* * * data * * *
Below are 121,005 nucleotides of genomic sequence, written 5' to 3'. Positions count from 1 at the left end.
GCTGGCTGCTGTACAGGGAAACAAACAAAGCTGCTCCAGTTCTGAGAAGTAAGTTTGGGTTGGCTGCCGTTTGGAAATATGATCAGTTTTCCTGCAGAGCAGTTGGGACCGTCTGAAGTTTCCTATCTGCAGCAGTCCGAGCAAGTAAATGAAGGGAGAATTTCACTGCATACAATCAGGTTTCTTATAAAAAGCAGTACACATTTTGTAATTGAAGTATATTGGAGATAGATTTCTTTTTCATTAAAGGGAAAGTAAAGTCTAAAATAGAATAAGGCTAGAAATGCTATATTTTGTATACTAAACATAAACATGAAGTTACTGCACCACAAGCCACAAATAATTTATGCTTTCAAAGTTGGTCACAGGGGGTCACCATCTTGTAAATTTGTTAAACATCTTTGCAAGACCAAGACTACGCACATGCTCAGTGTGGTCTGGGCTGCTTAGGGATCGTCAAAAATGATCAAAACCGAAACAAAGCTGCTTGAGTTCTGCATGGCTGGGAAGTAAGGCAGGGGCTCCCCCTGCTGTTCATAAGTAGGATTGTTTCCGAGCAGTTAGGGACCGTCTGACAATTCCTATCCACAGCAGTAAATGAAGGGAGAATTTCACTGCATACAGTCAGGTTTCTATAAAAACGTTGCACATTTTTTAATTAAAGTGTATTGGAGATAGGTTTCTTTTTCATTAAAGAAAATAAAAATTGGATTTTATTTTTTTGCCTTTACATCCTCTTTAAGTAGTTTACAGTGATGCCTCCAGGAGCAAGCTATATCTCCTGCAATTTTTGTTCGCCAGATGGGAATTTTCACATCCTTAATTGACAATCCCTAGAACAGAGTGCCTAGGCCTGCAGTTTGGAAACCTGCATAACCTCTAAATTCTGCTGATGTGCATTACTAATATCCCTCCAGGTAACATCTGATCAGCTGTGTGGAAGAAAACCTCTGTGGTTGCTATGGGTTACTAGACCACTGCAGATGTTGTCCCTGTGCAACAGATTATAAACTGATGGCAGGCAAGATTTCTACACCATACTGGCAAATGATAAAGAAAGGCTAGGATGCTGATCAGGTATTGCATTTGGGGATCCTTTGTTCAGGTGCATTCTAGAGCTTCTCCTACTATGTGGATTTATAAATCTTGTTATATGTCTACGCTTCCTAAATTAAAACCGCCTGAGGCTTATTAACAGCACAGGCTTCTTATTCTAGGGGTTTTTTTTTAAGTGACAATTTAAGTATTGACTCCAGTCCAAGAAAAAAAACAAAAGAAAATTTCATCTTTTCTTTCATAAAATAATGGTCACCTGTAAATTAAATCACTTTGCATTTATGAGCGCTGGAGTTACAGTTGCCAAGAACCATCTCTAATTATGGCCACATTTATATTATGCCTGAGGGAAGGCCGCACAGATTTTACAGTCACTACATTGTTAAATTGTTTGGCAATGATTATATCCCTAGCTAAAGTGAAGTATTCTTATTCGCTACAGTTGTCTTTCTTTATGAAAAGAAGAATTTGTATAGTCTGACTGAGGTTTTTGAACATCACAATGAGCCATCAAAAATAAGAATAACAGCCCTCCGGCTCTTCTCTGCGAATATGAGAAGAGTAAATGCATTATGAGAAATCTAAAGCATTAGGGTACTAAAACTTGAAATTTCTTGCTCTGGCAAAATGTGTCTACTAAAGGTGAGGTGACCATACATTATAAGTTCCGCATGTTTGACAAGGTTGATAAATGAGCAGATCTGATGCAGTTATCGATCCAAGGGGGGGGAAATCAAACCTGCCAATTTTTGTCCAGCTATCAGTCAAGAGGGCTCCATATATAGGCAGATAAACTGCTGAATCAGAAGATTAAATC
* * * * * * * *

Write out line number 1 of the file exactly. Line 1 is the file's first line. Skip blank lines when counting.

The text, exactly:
Below are 121,005 nucleotides of genomic sequence, written 5' to 3'. Positions count from 1 at the left end.